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Tuesday, 8 November 2011
Page: 8596

Senator BOSWELL (Queensland) (20:29): I suppose it is fitting that after the carbon tax we have to pick up the dustpan, mop and broom, and start cleaning up. I think we ought to go back to the genesis of this carbon tax. It was brought about by the—

The ACTING DEPUTY PRESIDENT: Senator Boswell, can I draw your attention to the issue before the chair.

Senator BOSWELL: I am well aware of the issue before the chair—it is the Steel Transformation Plan Bill. The reason we are going to need this $300 million package to support the steel industry is that the carbon tax is going to put huge costs on the steel industry. Mr Howes, one of your union partners, Mr Acting Deputy President, could see this coming. He could see what was going to happen to the steel industry. He made the statement that we are all aware of: 'If one job is lost, the unions will pull out.' This flowed through and we now have this $300 million steel industry package, because a lot of Mr Howes's members work in the steel industry. So, today, we have this package to assist the steel industry. Without the carbon tax, this steel package may not have been necessary—although I will acknowledge that with the high cost of the dollar and a number of other issues this support may have been needed.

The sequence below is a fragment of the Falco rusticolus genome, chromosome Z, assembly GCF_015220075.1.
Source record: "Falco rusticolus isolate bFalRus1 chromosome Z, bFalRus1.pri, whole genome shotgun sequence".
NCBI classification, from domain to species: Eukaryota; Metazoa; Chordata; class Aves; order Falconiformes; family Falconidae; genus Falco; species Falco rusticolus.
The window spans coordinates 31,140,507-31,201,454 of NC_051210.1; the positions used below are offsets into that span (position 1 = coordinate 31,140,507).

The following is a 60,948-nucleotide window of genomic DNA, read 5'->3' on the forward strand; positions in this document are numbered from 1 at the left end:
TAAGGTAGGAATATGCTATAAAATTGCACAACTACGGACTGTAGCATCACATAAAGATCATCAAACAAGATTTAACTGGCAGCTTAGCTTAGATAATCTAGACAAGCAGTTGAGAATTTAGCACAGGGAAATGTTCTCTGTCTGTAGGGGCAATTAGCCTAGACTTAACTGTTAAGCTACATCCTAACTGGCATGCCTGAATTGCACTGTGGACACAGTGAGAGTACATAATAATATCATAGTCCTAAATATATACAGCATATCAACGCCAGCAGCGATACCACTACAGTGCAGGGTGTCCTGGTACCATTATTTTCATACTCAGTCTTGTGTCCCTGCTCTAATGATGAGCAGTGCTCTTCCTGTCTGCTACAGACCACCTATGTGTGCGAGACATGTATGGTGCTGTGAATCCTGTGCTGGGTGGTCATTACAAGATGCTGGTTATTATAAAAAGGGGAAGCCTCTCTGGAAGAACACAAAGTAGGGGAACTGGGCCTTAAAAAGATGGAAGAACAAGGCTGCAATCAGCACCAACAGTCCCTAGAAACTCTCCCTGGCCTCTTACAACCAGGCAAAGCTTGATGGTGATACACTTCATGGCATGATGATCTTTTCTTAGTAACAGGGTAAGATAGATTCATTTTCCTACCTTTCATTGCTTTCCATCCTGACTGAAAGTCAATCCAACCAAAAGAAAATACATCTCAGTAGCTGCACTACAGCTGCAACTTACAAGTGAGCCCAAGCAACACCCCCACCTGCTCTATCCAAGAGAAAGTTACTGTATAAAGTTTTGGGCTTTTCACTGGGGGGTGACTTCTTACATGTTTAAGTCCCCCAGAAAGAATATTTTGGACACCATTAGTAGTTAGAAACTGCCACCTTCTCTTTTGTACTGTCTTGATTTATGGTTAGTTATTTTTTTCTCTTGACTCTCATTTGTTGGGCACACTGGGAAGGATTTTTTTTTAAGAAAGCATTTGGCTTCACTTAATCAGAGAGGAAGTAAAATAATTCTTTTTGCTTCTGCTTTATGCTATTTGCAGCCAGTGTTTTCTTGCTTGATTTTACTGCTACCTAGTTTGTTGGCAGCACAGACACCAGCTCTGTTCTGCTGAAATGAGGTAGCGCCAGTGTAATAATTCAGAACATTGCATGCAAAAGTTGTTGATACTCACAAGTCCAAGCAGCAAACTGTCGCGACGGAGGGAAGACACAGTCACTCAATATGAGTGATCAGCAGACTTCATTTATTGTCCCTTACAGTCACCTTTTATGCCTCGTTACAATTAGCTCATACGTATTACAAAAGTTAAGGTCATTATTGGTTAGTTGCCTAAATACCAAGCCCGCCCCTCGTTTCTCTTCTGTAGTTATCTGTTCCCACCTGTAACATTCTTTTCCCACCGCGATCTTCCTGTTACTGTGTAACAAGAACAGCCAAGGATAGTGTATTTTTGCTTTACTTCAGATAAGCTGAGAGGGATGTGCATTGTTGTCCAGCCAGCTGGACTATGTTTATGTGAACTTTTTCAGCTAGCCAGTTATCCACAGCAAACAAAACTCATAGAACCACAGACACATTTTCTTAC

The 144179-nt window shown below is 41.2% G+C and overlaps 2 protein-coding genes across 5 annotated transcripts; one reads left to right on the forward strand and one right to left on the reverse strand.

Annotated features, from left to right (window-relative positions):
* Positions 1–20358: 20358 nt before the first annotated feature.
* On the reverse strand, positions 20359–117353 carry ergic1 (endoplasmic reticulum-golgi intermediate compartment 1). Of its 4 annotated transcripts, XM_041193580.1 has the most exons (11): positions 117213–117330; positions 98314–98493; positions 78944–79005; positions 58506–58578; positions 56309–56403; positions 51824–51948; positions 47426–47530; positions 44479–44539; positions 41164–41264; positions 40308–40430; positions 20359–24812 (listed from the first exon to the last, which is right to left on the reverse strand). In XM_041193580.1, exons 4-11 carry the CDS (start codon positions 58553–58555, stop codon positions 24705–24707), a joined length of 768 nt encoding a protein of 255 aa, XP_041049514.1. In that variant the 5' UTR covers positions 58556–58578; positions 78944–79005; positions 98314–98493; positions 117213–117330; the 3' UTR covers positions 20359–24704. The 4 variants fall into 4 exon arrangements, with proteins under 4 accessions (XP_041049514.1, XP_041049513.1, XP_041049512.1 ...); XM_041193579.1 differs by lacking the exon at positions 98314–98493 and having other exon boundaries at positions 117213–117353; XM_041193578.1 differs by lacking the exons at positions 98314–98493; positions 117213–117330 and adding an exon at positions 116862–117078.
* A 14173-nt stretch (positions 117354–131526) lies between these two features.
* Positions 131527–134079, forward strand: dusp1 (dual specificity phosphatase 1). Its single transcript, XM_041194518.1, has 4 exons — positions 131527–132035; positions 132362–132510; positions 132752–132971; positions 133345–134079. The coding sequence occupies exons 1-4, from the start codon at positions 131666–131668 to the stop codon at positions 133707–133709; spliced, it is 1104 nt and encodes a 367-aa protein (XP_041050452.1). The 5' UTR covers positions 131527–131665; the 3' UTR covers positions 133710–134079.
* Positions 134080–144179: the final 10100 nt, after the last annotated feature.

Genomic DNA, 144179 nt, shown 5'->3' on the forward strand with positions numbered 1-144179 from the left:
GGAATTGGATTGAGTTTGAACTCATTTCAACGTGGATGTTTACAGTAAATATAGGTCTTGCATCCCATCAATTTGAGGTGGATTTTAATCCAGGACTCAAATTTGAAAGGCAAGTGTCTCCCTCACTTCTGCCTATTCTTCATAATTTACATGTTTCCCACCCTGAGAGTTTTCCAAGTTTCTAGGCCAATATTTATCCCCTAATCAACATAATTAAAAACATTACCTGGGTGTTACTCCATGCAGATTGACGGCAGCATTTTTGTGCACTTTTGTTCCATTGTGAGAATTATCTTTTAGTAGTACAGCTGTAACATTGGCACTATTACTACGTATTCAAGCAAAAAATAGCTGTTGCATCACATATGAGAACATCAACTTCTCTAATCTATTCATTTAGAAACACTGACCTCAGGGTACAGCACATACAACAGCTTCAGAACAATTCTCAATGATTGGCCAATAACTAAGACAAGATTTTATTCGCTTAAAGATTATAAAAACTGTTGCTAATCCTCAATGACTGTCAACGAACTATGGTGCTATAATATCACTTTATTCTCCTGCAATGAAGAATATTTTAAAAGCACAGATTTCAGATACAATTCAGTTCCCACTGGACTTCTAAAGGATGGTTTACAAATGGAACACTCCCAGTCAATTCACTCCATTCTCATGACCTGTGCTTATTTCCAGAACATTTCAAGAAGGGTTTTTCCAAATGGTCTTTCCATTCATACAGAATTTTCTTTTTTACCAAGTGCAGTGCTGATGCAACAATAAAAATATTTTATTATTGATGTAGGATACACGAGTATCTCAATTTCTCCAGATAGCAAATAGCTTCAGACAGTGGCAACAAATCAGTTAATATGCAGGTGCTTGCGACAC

I listened to Senator Milne and it really was like listening to something like Alice in Wonderland. Senator Milne wants to—

Senator Birmingham: I always thought Alice in Wonderland was quite nice.

Senator BOSWELL: Alice in Wonderland is a dream and Senator Milne is in a dream, saying that you can actually run a steel mill on renewable energy. You cannot. It is impossible, because your costs will keep going up. To run a steel mill on renewable energy will require millions and millions of RECs, renewable energy certificates, at around $60 or $70 each, depending on the time. That will add to the cost. When costs are added, people will buy their steel and other steel products from China.

The more you add to the costs in Australia, the more people flee the local product and go and buy an imported product. That should be perfectly obvious, even to the Greens. They just sit there and dream that we are going to go to a magical land of renewable energy. I hate to disillusion Senator Milne and her Greens friends. We had a small photovoltaic cell factory in this country and it had to close down, and 30 jobs were lost. That is the level of employment for a photovoltaic cell factory in Australia. Thirty jobs were lost, because 59 to 60 per cent of the photovoltaic cells are made in China—and so are the windmills. Where is this magnificent dream of renewable energy going to come from? We are going to have education and we are going to do all sorts of things, but it is not going to produce one more job.